Thillens agrees with study that says state's woes caused by lack of good leaders
The current state of the Illinois budget -- or lack thereof -- was discussed in a recent study by the Southern Illinois University-Carbondale’s Paul Simon Public Policy Institute.
The study began by explaining that the current political scene in the state is one that requires more courage and transparency, characteristics that, according to the study, have been absent from Illinois political figures for more than 15 years.
This overall loss of leadership has directly resulted in issues such as denial of problems with the budget and inaction from political figures.
The study said that the result has been a “total breakdown in the Illinois budgetary process.”
Mel Thillens, the Republican candidate for Senate District 28, commented on the study’s findings, agreeing with the conclusions -- but directing the blame toward both parties.
“There is plenty of blame to go around for the current situation of our state,” Thillens said. "Over many years, Democrats and Republicans alike have created this mess."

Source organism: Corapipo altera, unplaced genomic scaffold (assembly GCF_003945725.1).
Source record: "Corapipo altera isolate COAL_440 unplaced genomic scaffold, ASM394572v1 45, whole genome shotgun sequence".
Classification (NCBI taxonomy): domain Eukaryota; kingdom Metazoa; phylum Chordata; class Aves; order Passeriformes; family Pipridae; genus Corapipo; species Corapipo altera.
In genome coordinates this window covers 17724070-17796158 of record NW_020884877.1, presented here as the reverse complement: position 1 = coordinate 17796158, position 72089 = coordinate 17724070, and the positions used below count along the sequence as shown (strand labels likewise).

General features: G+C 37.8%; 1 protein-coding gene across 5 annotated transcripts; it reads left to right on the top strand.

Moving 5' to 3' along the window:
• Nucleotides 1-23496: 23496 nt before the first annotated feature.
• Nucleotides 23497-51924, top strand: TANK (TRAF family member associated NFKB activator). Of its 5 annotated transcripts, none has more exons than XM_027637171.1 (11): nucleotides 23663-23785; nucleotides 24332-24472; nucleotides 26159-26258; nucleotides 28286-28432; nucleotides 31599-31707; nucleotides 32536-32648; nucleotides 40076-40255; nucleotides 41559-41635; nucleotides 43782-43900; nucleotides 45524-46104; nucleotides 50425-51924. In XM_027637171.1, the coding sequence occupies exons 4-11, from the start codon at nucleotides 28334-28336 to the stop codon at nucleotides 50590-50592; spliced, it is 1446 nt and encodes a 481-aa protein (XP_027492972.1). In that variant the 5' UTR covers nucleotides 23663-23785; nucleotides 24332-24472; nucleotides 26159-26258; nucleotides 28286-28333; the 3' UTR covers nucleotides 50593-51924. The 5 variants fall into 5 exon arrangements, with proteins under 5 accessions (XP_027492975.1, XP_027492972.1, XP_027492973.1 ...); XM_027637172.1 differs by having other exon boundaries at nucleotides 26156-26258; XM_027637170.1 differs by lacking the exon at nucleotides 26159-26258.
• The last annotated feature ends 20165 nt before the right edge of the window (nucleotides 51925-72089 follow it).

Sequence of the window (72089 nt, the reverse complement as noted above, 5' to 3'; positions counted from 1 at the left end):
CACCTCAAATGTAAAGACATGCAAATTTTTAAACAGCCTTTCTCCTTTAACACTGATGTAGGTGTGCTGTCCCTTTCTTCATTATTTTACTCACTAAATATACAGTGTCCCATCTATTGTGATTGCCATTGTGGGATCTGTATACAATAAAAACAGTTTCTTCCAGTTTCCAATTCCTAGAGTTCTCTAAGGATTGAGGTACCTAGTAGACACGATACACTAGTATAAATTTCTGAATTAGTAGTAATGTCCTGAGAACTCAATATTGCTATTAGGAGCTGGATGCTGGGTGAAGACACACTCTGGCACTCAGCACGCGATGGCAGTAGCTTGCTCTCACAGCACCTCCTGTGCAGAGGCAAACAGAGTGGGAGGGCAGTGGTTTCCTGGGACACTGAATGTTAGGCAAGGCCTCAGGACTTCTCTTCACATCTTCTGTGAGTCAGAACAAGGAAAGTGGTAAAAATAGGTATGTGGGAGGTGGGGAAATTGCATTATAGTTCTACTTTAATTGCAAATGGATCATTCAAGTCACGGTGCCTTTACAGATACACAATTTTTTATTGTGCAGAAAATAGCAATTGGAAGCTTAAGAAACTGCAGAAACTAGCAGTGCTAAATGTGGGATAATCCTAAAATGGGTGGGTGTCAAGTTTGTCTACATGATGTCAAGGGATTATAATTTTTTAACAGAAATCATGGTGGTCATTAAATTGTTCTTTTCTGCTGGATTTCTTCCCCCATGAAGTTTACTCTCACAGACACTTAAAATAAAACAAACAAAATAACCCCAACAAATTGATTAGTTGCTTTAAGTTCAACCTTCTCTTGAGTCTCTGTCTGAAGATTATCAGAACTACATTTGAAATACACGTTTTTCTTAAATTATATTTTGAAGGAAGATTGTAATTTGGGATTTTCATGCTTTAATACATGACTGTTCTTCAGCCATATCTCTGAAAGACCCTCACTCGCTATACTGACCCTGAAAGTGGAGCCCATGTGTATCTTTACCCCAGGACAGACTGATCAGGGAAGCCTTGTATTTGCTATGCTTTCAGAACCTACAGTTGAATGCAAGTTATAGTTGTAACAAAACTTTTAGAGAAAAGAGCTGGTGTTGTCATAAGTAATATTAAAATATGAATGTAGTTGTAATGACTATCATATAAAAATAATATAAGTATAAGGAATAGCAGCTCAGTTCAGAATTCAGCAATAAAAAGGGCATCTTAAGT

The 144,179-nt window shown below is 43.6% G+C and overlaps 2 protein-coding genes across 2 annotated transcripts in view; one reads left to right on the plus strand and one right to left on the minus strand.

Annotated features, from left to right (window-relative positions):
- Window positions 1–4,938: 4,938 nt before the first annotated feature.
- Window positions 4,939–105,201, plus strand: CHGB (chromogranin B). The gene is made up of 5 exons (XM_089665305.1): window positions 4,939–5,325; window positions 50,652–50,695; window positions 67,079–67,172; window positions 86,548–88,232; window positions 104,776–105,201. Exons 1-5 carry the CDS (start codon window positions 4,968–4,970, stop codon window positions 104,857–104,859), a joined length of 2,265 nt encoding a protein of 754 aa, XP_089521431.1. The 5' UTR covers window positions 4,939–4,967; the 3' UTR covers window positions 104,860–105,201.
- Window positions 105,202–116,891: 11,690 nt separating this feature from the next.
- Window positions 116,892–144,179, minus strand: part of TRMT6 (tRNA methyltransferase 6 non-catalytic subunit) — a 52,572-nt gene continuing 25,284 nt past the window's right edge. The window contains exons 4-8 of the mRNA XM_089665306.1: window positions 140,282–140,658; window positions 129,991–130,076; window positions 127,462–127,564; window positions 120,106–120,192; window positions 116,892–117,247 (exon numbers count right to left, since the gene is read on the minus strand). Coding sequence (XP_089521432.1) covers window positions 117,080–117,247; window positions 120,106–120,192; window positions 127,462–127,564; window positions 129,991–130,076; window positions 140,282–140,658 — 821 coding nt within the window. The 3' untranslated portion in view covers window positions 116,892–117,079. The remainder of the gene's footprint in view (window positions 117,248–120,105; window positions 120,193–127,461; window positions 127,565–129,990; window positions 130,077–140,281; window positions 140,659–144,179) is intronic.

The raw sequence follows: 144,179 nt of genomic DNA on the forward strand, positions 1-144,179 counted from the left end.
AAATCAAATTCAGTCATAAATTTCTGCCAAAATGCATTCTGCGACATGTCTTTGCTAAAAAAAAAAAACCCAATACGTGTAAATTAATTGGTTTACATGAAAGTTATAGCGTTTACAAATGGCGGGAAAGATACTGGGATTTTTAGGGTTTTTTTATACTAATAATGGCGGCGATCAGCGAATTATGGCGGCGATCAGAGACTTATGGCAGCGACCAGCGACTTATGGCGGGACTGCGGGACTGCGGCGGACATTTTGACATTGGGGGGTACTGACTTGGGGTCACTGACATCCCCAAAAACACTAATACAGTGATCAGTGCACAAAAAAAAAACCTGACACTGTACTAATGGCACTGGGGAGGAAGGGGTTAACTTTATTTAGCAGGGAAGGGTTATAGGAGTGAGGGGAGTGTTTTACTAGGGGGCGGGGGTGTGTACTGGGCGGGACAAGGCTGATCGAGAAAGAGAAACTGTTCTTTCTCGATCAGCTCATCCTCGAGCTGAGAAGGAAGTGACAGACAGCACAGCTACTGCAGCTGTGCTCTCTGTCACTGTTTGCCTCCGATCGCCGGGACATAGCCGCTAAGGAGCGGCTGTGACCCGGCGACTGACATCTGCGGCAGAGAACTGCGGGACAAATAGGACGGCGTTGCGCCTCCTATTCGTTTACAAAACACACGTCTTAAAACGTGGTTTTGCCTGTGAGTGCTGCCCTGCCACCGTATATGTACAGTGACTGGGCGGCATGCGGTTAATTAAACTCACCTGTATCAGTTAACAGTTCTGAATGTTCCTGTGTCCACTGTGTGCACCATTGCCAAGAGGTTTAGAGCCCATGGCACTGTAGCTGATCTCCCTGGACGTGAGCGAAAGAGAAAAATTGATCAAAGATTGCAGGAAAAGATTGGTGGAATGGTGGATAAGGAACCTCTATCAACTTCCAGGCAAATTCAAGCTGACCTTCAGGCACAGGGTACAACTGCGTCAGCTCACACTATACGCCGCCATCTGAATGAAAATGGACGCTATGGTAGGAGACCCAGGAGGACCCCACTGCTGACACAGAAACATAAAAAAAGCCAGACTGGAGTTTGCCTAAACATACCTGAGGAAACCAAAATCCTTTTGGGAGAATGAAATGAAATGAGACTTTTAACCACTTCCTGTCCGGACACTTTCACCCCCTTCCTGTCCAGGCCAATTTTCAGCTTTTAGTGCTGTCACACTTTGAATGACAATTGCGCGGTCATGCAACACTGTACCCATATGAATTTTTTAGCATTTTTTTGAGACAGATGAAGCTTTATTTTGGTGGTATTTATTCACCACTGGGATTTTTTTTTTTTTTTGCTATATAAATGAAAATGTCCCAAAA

The study highlighted the need for strong and courageous leaders who are willing to be truthful with residents, rather than political figures who shroud the truth in inaccurate figures.
In addition to clear communication, the study also pointed to the need for better fiscal decisions moving forward, rather than continuing on a path where social services, K-12 and other state-run services are threatened because of a budget crisis.
The report explained that the current issues are to be expected with the actions that were taken -- or not taken.
Thillens’ comment resonated with the study, as he stated that the problem was one caused by men and women in positions of authority, but he also made clear his belief that the solution also can be provided by those same types of officials.
“There can be man-made solutions, but we have to start sending the right people to Springfield,” Thillens said. "I'm going to Springfield to help stop the finger pointing and start working toward reforms that make Illinois a place where people and businesses want to be."
The study ended by stating the need for awareness and education in order to make better decisions in the future for both individuals and the state as a whole.
“We can learn from instances when state government did not fail, when the budgetary chips were on the line, and when political leadership and courage were exhibited,” according to the study.